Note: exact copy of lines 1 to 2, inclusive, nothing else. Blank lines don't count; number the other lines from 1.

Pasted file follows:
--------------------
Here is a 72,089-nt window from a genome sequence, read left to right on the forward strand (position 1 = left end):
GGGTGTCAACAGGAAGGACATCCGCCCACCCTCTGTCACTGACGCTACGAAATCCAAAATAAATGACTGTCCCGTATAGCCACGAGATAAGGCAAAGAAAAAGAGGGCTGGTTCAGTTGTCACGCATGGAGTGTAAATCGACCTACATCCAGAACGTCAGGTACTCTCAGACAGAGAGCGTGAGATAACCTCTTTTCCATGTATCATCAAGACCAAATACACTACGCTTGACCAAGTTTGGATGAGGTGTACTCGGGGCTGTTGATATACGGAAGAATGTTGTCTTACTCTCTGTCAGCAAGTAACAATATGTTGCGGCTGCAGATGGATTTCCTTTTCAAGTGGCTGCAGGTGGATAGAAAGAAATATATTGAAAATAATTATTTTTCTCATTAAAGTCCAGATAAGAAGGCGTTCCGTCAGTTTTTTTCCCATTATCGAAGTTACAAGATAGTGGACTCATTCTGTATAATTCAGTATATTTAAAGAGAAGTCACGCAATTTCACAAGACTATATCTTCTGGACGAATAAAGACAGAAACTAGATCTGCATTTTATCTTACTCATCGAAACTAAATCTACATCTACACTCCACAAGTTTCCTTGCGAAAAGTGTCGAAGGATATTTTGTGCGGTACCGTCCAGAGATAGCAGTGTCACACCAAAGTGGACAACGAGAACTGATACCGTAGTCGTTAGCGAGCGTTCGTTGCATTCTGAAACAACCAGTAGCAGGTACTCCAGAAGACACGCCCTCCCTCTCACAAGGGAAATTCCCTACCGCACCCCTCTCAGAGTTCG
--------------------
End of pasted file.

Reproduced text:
Here is a 72,089-nt window from a genome sequence, read left to right on the forward strand (position 1 = left end):
GGGTGTCAACAGGAAGGACATCCGCCCACCCTCTGTCACTGACGCTACGAAATCCAAAATAAATGACTGTCCCGTATAGCCACGAGATAAGGCAAAGAAAAAGAGGGCTGGTTCAGTTGTCACGCATGGAGTGTAAATCGACCTACATCCAGAACGTCAGGTACTCTCAGACAGAGAGCGTGAGATAACCTCTTTTCCATGTATCATCAAGACCAAATACACTACGCTTGACCAAGTTTGGATGAGGTGTACTCGGGGCTGTTGATATACGGAAGAATGTTGTCTTACTCTCTGTCAGCAAGTAACAATATGTTGCGGCTGCAGATGGATTTCCTTTTCAAGTGGCTGCAGGTGGATAGAAAGAAATATATTGAAAATAATTATTTTTCTCATTAAAGTCCAGATAAGAAGGCGTTCCGTCAGTTTTTTTCCCATTATCGAAGTTACAAGATAGTGGACTCATTCTGTATAATTCAGTATATTTAAAGAGAAGTCACGCAATTTCACAAGACTATATCTTCTGGACGAATAAAGACAGAAACTAGATCTGCATTTTATCTTACTCATCGAAACTAAATCTACATCTACACTCCACAAGTTTCCTTGCGAAAAGTGTCGAAGGATATTTTGTGCGGTACCGTCCAGAGATAGCAGTGTCACACCAAAGTGGACAACGAGAACTGATACCGTAGTCGTTAGCGAGCGTTCGTTGCATTCTGAAACAACCAGTAGCAGGTACTCCAGAAGACACGCCCTCCCTCTCACAAGGGAAATTCCCTACCGCACCCCTCTCAGAGTTCG